Chris: So you're looking at serving everyone in the community, ultimately. But, if I understand correctly, you do already have a ring that the Waverly Light & Power -- that you've built for your own needs -- is that right? Like substations and the sort of things the utility needs to do?
Mike: That's correct. In the early '90s, we installed a SCADA system, which is a "Supervisory Control And Data Acquisition." And that basically talks to all of our substations and all of our generating plants here in town, and feeds us constant information on the status of our electric lines and our generation. And in order to connect that, it was actually -- the best thing for us to do was to connect it with fiber. You know, to use existing phone lines and things -- it just wasn't in good enough condition for us to use it in the way that we needed to use it. So, at that point, we installed a fiber ring that connects all of our substations in town. And that still exists today. We use it heavily every day to monitor our system. And from there, once we had that installed, we got requests from other members of the community -- from schools, banks, businesses who had multiple business sites in town -- that they wanted to connect their branches together over dark fiber. So as we progressed through this, you know, we were able to help our other customers, and meet some of their needs with the fiber system.
Chris: Oh, so you actually have been providing dark fiber, then, already.
Mike: That is correct. We do -- we do just dark fiber. We don't provide any broadband. It's just the pipe itself -- the dark fiber.
Chris: Right. And for listeners who might not be as familiar, dark fiber is not considered a telecommunications service. And so, typically, one does not have to get permission from anyone to provide it. So you've already been serving the schools, and the libraries, and some dark fiber for the businesses. Now you're looking to serve everyone. Do you have a preferred model for how you're going to achieve that?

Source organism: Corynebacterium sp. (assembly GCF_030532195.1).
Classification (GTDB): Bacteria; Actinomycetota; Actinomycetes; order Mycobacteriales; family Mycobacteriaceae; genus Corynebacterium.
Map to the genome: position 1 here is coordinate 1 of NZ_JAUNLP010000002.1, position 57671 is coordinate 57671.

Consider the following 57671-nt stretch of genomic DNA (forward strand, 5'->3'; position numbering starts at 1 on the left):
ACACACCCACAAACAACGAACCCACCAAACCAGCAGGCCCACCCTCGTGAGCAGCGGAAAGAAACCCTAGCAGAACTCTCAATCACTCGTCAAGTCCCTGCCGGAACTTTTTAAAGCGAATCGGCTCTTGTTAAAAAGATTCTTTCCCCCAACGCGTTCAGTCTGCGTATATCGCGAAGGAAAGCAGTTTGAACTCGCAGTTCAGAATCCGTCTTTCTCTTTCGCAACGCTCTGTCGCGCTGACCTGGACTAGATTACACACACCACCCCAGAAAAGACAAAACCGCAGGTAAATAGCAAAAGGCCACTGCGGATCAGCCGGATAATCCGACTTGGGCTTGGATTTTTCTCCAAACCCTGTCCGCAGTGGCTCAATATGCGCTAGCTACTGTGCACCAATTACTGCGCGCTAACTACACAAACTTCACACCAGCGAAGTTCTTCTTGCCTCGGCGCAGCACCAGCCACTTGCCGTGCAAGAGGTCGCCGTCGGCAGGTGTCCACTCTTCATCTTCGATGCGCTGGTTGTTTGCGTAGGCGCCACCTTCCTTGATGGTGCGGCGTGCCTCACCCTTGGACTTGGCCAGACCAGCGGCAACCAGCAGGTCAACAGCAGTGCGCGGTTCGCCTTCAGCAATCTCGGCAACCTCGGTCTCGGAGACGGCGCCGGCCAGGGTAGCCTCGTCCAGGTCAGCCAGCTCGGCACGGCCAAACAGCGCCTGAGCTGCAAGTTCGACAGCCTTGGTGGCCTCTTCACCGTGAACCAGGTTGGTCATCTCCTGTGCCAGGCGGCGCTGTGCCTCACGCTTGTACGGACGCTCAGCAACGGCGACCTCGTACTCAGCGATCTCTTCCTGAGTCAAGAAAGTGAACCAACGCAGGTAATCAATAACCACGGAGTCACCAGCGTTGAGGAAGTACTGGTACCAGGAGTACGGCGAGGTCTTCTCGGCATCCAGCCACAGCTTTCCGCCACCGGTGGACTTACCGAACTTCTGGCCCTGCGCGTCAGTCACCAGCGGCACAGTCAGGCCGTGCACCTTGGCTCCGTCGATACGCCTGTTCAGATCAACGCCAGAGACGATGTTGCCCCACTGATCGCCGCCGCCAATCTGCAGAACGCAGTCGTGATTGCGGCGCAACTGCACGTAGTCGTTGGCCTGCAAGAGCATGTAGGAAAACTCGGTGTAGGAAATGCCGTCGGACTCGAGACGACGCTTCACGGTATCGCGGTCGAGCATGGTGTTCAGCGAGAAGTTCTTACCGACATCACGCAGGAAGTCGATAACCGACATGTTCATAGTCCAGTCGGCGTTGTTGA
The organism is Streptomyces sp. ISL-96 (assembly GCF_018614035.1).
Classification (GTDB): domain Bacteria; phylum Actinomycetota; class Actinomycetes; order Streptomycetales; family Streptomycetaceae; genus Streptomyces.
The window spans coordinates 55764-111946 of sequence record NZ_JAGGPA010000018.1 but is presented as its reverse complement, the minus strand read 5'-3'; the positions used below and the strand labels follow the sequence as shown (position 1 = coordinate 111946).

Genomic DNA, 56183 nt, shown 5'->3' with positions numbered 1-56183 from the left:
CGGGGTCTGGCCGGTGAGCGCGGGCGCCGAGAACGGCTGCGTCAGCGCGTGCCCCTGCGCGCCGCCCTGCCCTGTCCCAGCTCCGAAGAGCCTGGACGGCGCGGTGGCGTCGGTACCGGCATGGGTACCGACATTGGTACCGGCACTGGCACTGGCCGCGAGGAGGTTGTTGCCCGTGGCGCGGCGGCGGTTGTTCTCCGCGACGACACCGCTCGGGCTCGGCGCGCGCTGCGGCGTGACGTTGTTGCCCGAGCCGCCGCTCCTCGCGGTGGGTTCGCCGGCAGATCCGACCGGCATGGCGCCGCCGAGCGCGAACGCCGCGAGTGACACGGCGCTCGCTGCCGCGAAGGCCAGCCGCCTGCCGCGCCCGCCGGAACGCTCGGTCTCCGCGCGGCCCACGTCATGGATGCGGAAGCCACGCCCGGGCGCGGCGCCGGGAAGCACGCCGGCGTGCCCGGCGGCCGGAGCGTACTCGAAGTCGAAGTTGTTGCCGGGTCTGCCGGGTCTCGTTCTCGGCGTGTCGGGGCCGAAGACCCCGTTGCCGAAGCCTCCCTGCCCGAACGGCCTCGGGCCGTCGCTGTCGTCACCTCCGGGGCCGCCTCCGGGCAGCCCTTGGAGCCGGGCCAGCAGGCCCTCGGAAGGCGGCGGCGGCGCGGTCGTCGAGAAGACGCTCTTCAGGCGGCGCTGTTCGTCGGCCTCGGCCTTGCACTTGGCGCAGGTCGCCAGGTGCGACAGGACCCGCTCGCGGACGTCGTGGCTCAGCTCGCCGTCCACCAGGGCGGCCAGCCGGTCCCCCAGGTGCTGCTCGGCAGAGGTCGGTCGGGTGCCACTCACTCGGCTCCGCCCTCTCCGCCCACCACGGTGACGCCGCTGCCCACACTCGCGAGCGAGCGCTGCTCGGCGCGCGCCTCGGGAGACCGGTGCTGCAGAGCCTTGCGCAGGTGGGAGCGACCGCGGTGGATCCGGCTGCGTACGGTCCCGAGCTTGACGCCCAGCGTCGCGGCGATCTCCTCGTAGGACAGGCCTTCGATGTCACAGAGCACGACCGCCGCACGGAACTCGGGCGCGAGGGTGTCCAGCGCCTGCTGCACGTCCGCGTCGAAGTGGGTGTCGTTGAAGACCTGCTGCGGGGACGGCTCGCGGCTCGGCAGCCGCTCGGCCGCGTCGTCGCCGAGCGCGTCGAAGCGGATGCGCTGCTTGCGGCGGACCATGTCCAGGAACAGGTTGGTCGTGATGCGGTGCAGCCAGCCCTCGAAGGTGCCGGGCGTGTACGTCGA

Mike: We are -- currently, we have a -- we're setting up a task force, for the communications utility, to decide what that model will look like. And to make sure that, as we move forward, that it's a feasible business for us to be in. So, I don't really have a picture of that at this point. Because we're leaving our options open. And we formed a -- the task force is actually formed of members of businesses and community members, for them to come in and tell us what the community needs. Because this is the community's broadband service. It's not Waverly Light & Power's. It's there to serve them and serve their needs. So we want them to come in and tell us what they think needs to be done. And from there, we'll develop a business model and business plan on how to meet their needs. But the goal is to serve everyone in town, not just businesses but also the residential customers.
Chris: Right. And there's -- both Iowa and Illinois has a number of successful projects in which the utilities, obviously, have -- there's some in which the utilities themselves run the services entirely, and there's some in which a there's a trusted partner that is offering services. So, there's that. And I'm sure there's some other ways that you'll think about it. So, do you have a time line for when you think connections will start being made? Or a goal?
Mike: Well, we're hoping to have the task force and RFP and the feasibilities done -- the feasibility study completed -- by the end of the year. And then, once that's done, we'd probably have to do a detailed engineering analysis and business plan. So, hopefully, you know, within a year or so, we'll be ready to start moving forward and start hooking some customers up.
Chris: Great! I'm hoping that you still have people that want to be on the Internet then.
Mike: You know, the way it's going, we'll have twice as many as we do today.